Malware Authors Crank Engines, Reach 20 Million Mark in 2010

 
 
By Brian Prince  |  Posted 2010-11-24 Email Print this article Print
 
 
 
 
 
 
 

A report by Panda Security found that 20 million new malware strains have been created this year, including more than a third of all active malicious programs.

Malware authors have been very busy this year.

How busy? According to Panda Security, 20 million new strains of malware have already been created this year-the same total as in all of 2009. The shortened lifespan of the malware combined with the increased number of variants demonstrates a shift in the cyber-crime landscape, where many variants are now being created to infect a small number of systems before they disappear, the vendor said.

"Since 2003, new threats have increased at a rate of 100 percent or more," said Luis Corrons, technical director of PandaLabs, the company's research arm, in a statement. "Yet so far in 2010, purely new malware has increased by only 50 percent, significantly less than the historical norm.

"This doesn't mean that there are fewer threats or that the cyber-crime market is shrinking," he said. "On the contrary, it continues to expand, and by the end of 2010 we will have logged more new threats in Collective Intelligence than in 2009. It seems hackers are applying economies of scale, reusing old malicious code or prioritizing the distribution of existing threats over the creation of new ones."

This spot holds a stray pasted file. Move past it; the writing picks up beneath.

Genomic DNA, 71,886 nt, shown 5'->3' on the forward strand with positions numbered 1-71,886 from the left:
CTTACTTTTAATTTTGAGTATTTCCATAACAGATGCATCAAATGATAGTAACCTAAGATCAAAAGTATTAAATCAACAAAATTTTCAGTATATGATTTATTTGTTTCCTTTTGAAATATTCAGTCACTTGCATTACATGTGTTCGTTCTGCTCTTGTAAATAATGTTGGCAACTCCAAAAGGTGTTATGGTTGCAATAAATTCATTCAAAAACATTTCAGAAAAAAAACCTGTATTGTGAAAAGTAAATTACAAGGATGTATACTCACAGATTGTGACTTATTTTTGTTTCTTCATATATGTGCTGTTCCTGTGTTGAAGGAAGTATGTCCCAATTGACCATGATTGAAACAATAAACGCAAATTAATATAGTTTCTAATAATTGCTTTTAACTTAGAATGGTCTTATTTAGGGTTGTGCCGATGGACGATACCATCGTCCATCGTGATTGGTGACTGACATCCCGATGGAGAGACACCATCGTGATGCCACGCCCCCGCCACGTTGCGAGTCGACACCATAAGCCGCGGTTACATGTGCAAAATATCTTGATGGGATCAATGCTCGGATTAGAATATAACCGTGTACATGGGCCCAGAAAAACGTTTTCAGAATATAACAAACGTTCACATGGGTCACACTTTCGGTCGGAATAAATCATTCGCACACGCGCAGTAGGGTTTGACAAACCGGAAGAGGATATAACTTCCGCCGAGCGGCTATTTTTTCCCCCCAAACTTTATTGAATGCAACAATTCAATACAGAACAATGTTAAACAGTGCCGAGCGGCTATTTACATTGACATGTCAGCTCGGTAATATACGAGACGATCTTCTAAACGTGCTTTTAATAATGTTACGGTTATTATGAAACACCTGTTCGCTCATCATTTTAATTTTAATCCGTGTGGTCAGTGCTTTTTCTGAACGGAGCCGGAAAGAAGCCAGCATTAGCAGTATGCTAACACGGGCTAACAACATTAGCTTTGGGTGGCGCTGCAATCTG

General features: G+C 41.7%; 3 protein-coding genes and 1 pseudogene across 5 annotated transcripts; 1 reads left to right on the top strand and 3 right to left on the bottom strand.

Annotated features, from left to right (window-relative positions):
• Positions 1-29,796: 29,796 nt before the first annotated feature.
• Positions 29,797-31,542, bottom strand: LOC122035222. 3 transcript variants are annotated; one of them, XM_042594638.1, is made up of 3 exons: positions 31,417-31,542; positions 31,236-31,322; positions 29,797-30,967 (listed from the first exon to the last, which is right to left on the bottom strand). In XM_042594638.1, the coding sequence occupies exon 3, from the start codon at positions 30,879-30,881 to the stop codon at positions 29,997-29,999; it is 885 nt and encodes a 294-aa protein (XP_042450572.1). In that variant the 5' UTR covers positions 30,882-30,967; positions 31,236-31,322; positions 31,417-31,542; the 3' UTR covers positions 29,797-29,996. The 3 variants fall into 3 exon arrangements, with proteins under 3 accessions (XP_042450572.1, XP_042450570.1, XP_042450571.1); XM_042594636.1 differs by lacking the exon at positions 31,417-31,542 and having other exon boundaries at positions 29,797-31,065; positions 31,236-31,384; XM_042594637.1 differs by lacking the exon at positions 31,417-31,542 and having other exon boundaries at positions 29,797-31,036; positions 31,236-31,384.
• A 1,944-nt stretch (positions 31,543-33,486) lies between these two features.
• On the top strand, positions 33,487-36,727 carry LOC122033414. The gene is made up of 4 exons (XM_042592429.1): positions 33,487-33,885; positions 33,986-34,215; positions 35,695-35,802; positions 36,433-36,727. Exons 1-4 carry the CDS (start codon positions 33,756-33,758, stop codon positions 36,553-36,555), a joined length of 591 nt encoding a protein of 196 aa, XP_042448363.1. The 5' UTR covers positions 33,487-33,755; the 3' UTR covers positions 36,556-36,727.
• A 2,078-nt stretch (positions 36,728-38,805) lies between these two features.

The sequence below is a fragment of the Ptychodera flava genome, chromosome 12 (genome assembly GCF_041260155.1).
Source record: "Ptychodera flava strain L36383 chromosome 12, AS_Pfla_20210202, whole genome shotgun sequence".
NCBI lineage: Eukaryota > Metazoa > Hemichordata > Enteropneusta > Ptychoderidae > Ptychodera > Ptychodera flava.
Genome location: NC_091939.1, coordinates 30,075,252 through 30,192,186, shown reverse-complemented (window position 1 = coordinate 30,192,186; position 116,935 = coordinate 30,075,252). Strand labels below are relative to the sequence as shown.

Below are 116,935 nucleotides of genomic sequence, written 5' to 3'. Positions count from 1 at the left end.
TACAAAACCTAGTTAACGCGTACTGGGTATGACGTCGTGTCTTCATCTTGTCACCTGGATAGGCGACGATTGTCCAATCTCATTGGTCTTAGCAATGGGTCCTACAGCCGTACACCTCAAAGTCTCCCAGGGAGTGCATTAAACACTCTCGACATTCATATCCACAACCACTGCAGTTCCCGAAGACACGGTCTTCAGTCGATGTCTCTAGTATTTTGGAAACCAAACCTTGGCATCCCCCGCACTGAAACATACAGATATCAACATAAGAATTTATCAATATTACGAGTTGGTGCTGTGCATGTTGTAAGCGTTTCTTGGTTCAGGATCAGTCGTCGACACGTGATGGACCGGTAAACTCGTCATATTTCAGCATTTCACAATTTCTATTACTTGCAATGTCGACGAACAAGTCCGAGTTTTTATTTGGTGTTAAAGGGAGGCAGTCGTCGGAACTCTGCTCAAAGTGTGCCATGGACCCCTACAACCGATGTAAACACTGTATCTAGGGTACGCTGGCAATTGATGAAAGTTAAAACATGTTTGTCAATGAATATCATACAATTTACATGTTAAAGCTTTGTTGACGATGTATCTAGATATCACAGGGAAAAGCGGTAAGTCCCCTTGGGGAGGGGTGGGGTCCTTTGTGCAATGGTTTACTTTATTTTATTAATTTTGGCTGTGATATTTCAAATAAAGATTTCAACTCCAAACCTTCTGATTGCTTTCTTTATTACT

The average number of new threats created each day has reached 63,000 to date, the company said, a figure roughly the same as what was reported in recent research from McAfee.

Panda also found however that the average lifespan of 54 percent of malware has been cut to just 24 hours. Thirty-four percent of all active malware threats were created this year, the company said.

Some of those threats are undoubtedly infecting users via malicious Websites promoted through black hat search engine optimization (SEO) efforts. A report by CyberDefender Research Labs noted keyword combinations such as "Thanksgiving Lunch Invitations," "Thanksgiving Invitation Template" and "Thanksgiving Printable Invitations" were drawing malicious results.

Out of 50 search results for each of the three terms, roughly 20 directed users to infected URLs, the firm said. Waiting for the user is a fake antivirus scan page that tells the person they need an immediate scan of their PC, followed by a prompt to download malware.

"SEO attackers most likely to target holiday shopping keywords are those that push fake/rogue antivirus software aka scareware," said Sean Sullivan, security adviser for F-Secure. "Typically these types of attackers react to trending topics such as celebrity deaths and other newsworthy events. The holiday season and shopping-related searches offer these attackers a proactive set of topics to focus on. They know in advance what the likely trending topics will be."


 
 
 
 
 
 
 
 
 
 
 

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